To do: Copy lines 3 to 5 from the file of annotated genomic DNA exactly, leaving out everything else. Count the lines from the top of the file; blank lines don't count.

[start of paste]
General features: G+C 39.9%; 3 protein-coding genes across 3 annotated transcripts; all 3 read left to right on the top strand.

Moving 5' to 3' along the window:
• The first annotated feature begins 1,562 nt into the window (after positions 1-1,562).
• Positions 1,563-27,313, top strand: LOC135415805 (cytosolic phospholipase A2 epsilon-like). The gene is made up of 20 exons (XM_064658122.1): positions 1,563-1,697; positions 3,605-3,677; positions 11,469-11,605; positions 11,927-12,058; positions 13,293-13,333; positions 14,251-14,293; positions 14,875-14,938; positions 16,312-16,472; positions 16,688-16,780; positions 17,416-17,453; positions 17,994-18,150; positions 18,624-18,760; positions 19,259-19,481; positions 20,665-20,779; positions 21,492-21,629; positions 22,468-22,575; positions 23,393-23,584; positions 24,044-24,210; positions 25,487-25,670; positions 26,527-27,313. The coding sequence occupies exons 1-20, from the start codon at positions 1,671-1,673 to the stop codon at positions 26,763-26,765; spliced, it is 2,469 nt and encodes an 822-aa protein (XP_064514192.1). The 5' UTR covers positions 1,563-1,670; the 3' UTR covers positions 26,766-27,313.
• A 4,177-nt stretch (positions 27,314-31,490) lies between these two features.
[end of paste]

• The first annotated feature begins 1,562 nt into the window (after positions 1-1,562).
• Positions 1,563-27,313, top strand: LOC135415805 (cytosolic phospholipase A2 epsilon-like). The gene is made up of 20 exons (XM_064658122.1): positions 1,563-1,697; positions 3,605-3,677; positions 11,469-11,605; positions 11,927-12,058; positions 13,293-13,333; positions 14,251-14,293; positions 14,875-14,938; positions 16,312-16,472; positions 16,688-16,780; positions 17,416-17,453; positions 17,994-18,150; positions 18,624-18,760; positions 19,259-19,481; positions 20,665-20,779; positions 21,492-21,629; positions 22,468-22,575; positions 23,393-23,584; positions 24,044-24,210; positions 25,487-25,670; positions 26,527-27,313. The coding sequence occupies exons 1-20, from the start codon at positions 1,671-1,673 to the stop codon at positions 26,763-26,765; spliced, it is 2,469 nt and encodes an 822-aa protein (XP_064514192.1). The 5' UTR covers positions 1,563-1,670; the 3' UTR covers positions 26,766-27,313.
• A 4,177-nt stretch (positions 27,314-31,490) lies between these two features.